Evolution 10.3 Gene Pools and speciation Flashcards Preview

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Flashcards in Evolution 10.3 Gene Pools and speciation Deck (36)
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1

What is a gene pool?

consists of all the genes and their different alleles, present in an interbreeding population

2

How can multiple gene pools exist?

populations of same species can be geographically isolated

3

How can individuals contribute to the gene pool of the next generation?

reproduction

4

What is genetic equilibrium?

when all members of a population have an equal chance of contributing to the future gene pool

5

What is evolution?

the cumulative change in the heritable characteristics of a population overtime

6

Why can evolution occur?

mutations like new alleles, selection pressures favouring the reproduction of some varieties over others, barriers to gene flow between different populations

7

If a population is small, how can evolution additionally occur (cannot occur in large population)?

random events can also have a significant effect on allele frequency

8

What are selection pressures?

environmental factor that act selectively on certain phenotypes resulting in natural selection

9

What are the three patterns of natural selection?

stabilizing selection, disruptive selection, and directional selection

10

What occurs during stabilizing selection?

Selection pressures act to remove extreme varieties.
Individuals with the average form of a trait have the highest fit.

11

Give an example of stabilizing selection.

Human babies (too small ones are unable to defend themselves from infections and staying warm, too large ones are too large to deliver naturally)

12

What occurs during disruptive selection?

Selection pressures act to remove intermediate varieties, favouring the extremes
Individuals with either extreme variation have a greater fitness than individuals with the average trait.

13

What occurs during directional selection?

The population changes as one extreme of a range of variation is better adapted.
Individuals that display a more extreme form of a trait have a greater fit than individuals with an average form of the trait

14

What is speciation?

formation of a new species by the splitting of an existing population. They become reproductively isolated

15

When does speciation occur?

when various barriers isolate the gene pool of one population from tat of another.

16

What are the types of reproductive isolation?

Temporal (sympatric), Behavioural (sympatric), Geographic (allopatric)

17

What does reproductive isolation geographically mean?

Geographic separation of population where species come from same ancestor but because of different environmental pressures, need to adapt that causes them to evolve differently.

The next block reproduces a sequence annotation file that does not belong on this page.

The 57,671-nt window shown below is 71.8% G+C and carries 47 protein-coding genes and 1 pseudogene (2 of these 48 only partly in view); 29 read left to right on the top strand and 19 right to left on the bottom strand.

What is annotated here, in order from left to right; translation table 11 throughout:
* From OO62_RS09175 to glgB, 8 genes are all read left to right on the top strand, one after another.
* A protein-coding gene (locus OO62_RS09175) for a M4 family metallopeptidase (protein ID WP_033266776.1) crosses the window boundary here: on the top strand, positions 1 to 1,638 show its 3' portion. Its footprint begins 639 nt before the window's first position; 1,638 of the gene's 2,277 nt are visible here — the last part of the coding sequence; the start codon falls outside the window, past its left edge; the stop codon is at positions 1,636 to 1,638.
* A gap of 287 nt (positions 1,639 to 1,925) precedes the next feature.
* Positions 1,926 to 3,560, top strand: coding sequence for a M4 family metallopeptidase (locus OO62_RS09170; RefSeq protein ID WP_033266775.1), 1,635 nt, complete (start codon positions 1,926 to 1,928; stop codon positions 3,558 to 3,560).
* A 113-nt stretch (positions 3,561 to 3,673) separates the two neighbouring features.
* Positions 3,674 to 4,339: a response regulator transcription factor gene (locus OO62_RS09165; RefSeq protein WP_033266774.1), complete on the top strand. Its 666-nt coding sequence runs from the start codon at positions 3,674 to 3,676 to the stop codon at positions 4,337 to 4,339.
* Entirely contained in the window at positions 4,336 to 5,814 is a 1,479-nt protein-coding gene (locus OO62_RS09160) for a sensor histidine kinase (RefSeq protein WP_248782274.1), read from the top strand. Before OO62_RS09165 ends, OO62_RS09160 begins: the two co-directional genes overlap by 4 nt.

18

What does reproductive isolation behaviourly mean?

Sometimes isolation of gene pools occurs within the same geographical area.

When closely related individuals differ in their courtship behaviour, they are often only successful in attracting members of their own population

19

What does reproductive isolation temporarily mean?

For temporal isolation of gene pools in the same area, Populations may mate or flower at different season or different times of the day

20

In what ways can speciation occur?

abruptly or gradually due to divergence of isolated propulations

21

What is gradualism?

idea that species slowly change through a series of intermediate forms. Evolution occurred through long sequence of continuous intermediate forms

22

Why could gradualism not be completely true?

there was sometimes an absence of intermediate form in fossil records

23

What is punctuated equilibrium?

Long periods of relative stability in a species are "punctuated" by periods of rapid evolution

24

How could gaps in fossil record possibly not be gaps at all?

Punctuated equilibrium reasons that there was not no long sequence of intermediates.

25

What can lead to rapid speciation?

geographical isolation (allopatric speciation), opening of new niches within a shared geographic range

26

Where is rapid speciation common?

organisms with short generation times (prokaryotes/insects)

27

What are polyloid organisms?

more than two sets of homologous chromosomes

28

How do polyloids happen?

• Hyberdization event between different species
• Occurs when chromosomes duplicate in preparation for meiosis but then meiosis does not occur
• The result is a diploid gamete that when fused with a haploid gamete produces a fertile offspring.
• It has become reproductively isolated from the original population
• It can self -pollinate or mate with other polyploidy plants
• Can lead to sympatric speciation

29

Describe characteristics of polyploid?

polyploids may be well adapted to their environment;
common in plants / named example of speciation by polyploidy;
polyploidy is a form of sympatric speciation;
leading to reproductive isolation from parent species;
polyploid individuals can interbreed with one another;
A. named example (eg tomato, wheat, sugar beet, bagworm moth);
B. alteration of number of chromosomes (euploidy) / three (or more) sets of chromosomes;
C. larger nuclei / larger cells;
D. larger organisms / more vigorous; E. (generally) infertile;
F. alloploidy when of different species;

30

Outline example of a speciation through polyploidy

Alliun genus (onions, garlic and chives);
Determining species in the genus presents challenge to taxonomist as polyploidy are common within genus;
results in reproductive isolation (otherwise similar population)
reproduce asexually, polyploid gives advantage over diploidy under selection pressure;